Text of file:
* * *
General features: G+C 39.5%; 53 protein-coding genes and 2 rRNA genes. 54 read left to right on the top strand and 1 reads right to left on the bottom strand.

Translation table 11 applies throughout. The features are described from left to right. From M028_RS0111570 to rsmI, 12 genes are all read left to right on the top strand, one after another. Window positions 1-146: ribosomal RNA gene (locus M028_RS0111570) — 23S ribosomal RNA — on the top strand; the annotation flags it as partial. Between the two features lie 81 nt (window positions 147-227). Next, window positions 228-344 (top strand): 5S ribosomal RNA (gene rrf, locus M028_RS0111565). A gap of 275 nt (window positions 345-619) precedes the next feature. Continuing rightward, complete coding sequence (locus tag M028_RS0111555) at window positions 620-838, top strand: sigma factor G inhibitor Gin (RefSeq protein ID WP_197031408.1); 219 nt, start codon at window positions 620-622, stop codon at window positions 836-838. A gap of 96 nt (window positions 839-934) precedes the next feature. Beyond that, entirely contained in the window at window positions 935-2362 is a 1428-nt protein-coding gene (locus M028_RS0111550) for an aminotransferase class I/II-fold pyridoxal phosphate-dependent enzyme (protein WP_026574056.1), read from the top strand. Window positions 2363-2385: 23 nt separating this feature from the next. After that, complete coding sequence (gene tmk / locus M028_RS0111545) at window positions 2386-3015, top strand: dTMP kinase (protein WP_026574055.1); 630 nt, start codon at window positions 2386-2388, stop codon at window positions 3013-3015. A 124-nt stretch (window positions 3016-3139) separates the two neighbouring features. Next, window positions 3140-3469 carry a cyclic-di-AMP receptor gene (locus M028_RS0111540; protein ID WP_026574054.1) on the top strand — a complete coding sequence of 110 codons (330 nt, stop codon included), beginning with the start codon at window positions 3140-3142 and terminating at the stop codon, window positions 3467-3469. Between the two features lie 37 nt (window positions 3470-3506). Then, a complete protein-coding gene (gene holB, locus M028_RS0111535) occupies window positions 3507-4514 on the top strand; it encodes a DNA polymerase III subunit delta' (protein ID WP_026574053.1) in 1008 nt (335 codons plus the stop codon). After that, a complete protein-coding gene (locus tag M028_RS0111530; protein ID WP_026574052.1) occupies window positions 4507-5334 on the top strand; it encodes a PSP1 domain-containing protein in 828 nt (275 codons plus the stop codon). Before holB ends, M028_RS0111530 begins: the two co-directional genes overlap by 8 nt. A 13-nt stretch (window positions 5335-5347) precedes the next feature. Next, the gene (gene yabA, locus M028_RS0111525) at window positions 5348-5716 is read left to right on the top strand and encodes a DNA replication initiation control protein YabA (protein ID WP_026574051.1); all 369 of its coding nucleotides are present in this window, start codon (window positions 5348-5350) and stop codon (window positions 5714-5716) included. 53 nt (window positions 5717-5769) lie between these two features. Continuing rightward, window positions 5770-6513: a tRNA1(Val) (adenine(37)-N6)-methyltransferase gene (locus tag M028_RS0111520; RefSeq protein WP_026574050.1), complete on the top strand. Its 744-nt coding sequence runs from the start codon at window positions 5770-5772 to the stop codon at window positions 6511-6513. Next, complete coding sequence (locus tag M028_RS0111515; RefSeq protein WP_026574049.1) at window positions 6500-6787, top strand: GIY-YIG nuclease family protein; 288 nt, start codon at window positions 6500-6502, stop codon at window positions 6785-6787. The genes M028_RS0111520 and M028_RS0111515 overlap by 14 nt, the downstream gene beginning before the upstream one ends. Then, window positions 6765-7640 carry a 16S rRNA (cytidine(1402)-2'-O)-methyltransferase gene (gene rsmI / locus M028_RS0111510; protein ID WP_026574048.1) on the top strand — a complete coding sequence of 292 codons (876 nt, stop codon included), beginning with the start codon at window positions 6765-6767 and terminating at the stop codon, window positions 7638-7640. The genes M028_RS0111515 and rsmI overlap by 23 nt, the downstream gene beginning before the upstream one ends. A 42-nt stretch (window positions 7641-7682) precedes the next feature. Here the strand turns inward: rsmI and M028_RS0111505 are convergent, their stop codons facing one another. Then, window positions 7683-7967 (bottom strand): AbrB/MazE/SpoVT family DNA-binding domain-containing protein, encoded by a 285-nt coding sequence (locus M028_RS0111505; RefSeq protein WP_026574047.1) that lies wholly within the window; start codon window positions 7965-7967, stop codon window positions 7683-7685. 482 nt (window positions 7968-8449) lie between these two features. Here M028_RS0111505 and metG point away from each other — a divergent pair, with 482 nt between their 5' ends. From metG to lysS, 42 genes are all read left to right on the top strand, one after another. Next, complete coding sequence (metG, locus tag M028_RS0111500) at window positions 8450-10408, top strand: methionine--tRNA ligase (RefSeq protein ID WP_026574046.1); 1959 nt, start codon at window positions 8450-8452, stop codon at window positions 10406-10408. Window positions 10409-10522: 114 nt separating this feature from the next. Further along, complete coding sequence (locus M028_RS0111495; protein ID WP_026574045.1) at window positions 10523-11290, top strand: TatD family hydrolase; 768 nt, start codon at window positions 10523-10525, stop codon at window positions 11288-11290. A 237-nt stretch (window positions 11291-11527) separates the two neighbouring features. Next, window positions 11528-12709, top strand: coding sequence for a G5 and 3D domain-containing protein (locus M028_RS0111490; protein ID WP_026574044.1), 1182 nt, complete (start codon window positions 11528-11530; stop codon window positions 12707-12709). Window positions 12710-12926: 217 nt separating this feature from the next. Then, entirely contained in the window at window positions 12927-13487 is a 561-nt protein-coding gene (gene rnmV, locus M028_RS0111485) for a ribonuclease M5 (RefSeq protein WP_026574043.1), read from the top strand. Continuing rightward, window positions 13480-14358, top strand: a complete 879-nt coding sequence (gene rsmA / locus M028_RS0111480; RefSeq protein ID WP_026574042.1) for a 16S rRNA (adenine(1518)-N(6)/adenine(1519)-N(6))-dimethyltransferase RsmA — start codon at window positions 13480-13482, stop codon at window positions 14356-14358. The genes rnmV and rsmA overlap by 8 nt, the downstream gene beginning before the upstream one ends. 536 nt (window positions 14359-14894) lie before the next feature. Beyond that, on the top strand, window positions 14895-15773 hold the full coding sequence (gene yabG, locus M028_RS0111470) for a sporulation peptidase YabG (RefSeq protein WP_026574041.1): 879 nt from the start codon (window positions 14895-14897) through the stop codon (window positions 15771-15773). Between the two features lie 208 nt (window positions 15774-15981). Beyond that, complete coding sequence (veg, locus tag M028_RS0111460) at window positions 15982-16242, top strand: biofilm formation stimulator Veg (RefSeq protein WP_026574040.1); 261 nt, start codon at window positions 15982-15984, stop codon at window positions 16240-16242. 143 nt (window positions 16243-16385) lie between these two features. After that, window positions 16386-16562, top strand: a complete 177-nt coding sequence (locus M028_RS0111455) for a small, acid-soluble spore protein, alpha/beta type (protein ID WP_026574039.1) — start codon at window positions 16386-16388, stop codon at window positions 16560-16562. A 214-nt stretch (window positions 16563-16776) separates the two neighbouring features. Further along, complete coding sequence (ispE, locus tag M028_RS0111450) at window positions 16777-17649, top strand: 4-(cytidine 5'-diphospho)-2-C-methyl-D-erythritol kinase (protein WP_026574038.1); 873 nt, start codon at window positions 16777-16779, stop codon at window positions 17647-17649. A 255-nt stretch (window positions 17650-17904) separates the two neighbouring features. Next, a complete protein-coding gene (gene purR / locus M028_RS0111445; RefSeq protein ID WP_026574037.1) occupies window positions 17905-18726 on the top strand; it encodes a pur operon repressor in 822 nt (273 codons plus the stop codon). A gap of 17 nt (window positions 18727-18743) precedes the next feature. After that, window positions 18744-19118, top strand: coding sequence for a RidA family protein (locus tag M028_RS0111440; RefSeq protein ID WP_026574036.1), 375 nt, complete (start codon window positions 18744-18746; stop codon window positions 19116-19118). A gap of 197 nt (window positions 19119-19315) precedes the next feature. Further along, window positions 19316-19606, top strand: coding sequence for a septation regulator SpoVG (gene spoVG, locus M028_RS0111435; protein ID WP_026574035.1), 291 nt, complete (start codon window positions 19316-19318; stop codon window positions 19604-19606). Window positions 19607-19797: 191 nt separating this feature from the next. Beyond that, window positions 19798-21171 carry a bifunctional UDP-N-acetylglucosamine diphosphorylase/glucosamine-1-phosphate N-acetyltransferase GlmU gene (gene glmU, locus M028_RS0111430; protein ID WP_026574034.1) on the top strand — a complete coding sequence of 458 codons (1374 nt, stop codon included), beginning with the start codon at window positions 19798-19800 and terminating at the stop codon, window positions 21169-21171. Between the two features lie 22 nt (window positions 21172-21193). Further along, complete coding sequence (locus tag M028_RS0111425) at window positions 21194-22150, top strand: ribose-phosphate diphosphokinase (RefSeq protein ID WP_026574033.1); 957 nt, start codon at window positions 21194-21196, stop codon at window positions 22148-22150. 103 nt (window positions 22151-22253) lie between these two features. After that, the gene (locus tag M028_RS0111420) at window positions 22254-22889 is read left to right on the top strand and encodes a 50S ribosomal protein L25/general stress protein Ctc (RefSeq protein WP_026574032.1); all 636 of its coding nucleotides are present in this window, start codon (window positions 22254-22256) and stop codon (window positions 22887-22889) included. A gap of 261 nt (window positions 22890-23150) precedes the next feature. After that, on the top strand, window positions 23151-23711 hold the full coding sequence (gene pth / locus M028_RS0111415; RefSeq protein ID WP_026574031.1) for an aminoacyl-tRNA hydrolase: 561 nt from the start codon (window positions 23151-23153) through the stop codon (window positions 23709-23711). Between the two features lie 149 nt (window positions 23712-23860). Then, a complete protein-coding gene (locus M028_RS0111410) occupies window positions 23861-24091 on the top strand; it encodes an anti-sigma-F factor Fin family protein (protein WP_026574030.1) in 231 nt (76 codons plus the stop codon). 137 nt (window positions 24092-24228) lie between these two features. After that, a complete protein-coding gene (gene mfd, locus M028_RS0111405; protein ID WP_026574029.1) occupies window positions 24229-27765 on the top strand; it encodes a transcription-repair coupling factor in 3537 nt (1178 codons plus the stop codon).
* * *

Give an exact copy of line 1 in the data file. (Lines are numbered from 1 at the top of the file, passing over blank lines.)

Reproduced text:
General features: G+C 39.5%; 53 protein-coding genes and 2 rRNA genes. 54 read left to right on the top strand and 1 reads right to left on the bottom strand.